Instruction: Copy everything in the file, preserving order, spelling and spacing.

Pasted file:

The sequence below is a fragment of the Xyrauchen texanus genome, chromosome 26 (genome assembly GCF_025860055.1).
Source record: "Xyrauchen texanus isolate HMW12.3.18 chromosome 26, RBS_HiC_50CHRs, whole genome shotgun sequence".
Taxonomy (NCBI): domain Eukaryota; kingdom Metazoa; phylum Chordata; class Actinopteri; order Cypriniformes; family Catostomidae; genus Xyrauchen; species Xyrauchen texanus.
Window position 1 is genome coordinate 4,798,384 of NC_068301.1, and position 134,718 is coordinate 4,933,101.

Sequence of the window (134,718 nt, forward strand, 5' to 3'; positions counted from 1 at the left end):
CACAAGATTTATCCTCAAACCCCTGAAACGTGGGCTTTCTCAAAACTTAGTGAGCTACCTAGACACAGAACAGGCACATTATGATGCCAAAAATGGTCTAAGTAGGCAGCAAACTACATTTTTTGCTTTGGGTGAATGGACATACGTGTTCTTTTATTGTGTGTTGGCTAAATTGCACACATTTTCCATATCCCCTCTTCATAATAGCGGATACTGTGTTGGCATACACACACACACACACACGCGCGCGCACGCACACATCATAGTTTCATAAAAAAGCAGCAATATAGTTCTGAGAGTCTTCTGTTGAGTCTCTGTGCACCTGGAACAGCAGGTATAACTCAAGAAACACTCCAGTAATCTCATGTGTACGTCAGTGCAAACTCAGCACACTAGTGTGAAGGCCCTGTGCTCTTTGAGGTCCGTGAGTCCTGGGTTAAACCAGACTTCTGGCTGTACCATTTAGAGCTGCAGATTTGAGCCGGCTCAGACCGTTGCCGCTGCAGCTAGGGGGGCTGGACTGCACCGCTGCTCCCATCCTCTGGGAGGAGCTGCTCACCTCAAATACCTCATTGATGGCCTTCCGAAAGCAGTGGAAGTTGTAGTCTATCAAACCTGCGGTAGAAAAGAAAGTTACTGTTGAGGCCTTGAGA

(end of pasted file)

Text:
The sequence below is a fragment of the Xyrauchen texanus genome, chromosome 26 (genome assembly GCF_025860055.1).
Source record: "Xyrauchen texanus isolate HMW12.3.18 chromosome 26, RBS_HiC_50CHRs, whole genome shotgun sequence".
Taxonomy (NCBI): domain Eukaryota; kingdom Metazoa; phylum Chordata; class Actinopteri; order Cypriniformes; family Catostomidae; genus Xyrauchen; species Xyrauchen texanus.
Window position 1 is genome coordinate 4,798,384 of NC_068301.1, and position 134,718 is coordinate 4,933,101.

Sequence of the window (134,718 nt, forward strand, 5' to 3'; positions counted from 1 at the left end):
CACAAGATTTATCCTCAAACCCCTGAAACGTGGGCTTTCTCAAAACTTAGTGAGCTACCTAGACACAGAACAGGCACATTATGATGCCAAAAATGGTCTAAGTAGGCAGCAAACTACATTTTTTGCTTTGGGTGAATGGACATACGTGTTCTTTTATTGTGTGTTGGCTAAATTGCACACATTTTCCATATCCCCTCTTCATAATAGCGGATACTGTGTTGGCATACACACACACACACACACGCGCGCGCACGCACACATCATAGTTTCATAAAAAAGCAGCAATATAGTTCTGAGAGTCTTCTGTTGAGTCTCTGTGCACCTGGAACAGCAGGTATAACTCAAGAAACACTCCAGTAATCTCATGTGTACGTCAGTGCAAACTCAGCACACTAGTGTGAAGGCCCTGTGCTCTTTGAGGTCCGTGAGTCCTGGGTTAAACCAGACTTCTGGCTGTACCATTTAGAGCTGCAGATTTGAGCCGGCTCAGACCGTTGCCGCTGCAGCTAGGGGGGCTGGACTGCACCGCTGCTCCCATCCTCTGGGAGGAGCTGCTCACCTCAAATACCTCATTGATGGCCTTCCGAAAGCAGTGGAAGTTGTAGTCTATCAAACCTGCGGTAGAAAAGAAAGTTACTGTTGAGGCCTTGAGA